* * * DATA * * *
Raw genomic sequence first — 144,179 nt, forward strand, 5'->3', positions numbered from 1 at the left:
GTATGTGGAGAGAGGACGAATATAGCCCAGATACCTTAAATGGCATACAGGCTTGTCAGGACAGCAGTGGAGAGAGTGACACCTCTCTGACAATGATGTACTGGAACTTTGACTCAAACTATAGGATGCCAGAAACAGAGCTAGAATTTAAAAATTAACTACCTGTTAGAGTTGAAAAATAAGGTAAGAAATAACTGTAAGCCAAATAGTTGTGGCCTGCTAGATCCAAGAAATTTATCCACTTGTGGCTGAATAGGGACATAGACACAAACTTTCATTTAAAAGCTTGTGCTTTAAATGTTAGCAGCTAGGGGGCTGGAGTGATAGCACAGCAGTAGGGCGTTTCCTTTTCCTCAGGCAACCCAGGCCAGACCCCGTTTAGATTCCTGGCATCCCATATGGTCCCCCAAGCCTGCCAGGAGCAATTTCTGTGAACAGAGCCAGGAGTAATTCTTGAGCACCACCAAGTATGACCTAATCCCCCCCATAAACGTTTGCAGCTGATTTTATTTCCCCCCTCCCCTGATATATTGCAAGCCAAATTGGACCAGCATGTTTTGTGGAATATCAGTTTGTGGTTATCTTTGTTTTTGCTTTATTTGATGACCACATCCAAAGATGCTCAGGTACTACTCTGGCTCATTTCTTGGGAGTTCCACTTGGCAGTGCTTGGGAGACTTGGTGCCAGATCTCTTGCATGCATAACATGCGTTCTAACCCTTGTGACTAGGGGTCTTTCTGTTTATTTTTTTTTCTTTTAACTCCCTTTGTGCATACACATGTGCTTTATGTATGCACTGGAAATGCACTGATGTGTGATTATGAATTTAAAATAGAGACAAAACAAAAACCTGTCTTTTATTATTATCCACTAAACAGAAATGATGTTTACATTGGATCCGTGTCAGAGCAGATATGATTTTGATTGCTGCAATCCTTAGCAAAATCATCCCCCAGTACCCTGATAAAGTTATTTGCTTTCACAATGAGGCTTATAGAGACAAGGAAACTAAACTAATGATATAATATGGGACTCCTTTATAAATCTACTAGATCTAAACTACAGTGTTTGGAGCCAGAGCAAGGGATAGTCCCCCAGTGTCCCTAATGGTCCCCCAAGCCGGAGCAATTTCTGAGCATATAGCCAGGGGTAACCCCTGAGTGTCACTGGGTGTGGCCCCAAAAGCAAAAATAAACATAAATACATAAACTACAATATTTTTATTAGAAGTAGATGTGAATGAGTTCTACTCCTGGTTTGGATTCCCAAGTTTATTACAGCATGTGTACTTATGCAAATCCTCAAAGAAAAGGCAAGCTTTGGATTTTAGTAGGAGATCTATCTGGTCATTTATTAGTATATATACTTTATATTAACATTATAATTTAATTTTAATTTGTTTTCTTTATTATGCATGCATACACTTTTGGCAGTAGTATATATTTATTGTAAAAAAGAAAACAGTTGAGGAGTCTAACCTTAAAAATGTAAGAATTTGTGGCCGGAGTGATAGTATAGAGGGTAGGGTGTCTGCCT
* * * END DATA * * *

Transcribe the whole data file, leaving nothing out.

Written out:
Raw genomic sequence first — 144,179 nt, forward strand, 5'->3', positions numbered from 1 at the left:
GTATGTGGAGAGAGGACGAATATAGCCCAGATACCTTAAATGGCATACAGGCTTGTCAGGACAGCAGTGGAGAGAGTGACACCTCTCTGACAATGATGTACTGGAACTTTGACTCAAACTATAGGATGCCAGAAACAGAGCTAGAATTTAAAAATTAACTACCTGTTAGAGTTGAAAAATAAGGTAAGAAATAACTGTAAGCCAAATAGTTGTGGCCTGCTAGATCCAAGAAATTTATCCACTTGTGGCTGAATAGGGACATAGACACAAACTTTCATTTAAAAGCTTGTGCTTTAAATGTTAGCAGCTAGGGGGCTGGAGTGATAGCACAGCAGTAGGGCGTTTCCTTTTCCTCAGGCAACCCAGGCCAGACCCCGTTTAGATTCCTGGCATCCCATATGGTCCCCCAAGCCTGCCAGGAGCAATTTCTGTGAACAGAGCCAGGAGTAATTCTTGAGCACCACCAAGTATGACCTAATCCCCCCCATAAACGTTTGCAGCTGATTTTATTTCCCCCCTCCCCTGATATATTGCAAGCCAAATTGGACCAGCATGTTTTGTGGAATATCAGTTTGTGGTTATCTTTGTTTTTGCTTTATTTGATGACCACATCCAAAGATGCTCAGGTACTACTCTGGCTCATTTCTTGGGAGTTCCACTTGGCAGTGCTTGGGAGACTTGGTGCCAGATCTCTTGCATGCATAACATGCGTTCTAACCCTTGTGACTAGGGGTCTTTCTGTTTATTTTTTTTTCTTTTAACTCCCTTTGTGCATACACATGTGCTTTATGTATGCACTGGAAATGCACTGATGTGTGATTATGAATTTAAAATAGAGACAAAACAAAAACCTGTCTTTTATTATTATCCACTAAACAGAAATGATGTTTACATTGGATCCGTGTCAGAGCAGATATGATTTTGATTGCTGCAATCCTTAGCAAAATCATCCCCCAGTACCCTGATAAAGTTATTTGCTTTCACAATGAGGCTTATAGAGACAAGGAAACTAAACTAATGATATAATATGGGACTCCTTTATAAATCTACTAGATCTAAACTACAGTGTTTGGAGCCAGAGCAAGGGATAGTCCCCCAGTGTCCCTAATGGTCCCCCAAGCCGGAGCAATTTCTGAGCATATAGCCAGGGGTAACCCCTGAGTGTCACTGGGTGTGGCCCCAAAAGCAAAAATAAACATAAATACATAAACTACAATATTTTTATTAGAAGTAGATGTGAATGAGTTCTACTCCTGGTTTGGATTCCCAAGTTTATTACAGCATGTGTACTTATGCAAATCCTCAAAGAAAAGGCAAGCTTTGGATTTTAGTAGGAGATCTATCTGGTCATTTATTAGTATATATACTTTATATTAACATTATAATTTAATTTTAATTTGTTTTCTTTATTATGCATGCATACACTTTTGGCAGTAGTATATATTTATTGTAAAAAAGAAAACAGTTGAGGAGTCTAACCTTAAAAATGTAAGAATTTGTGGCCGGAGTGATAGTATAGAGGGTAGGGTGTCTGCCT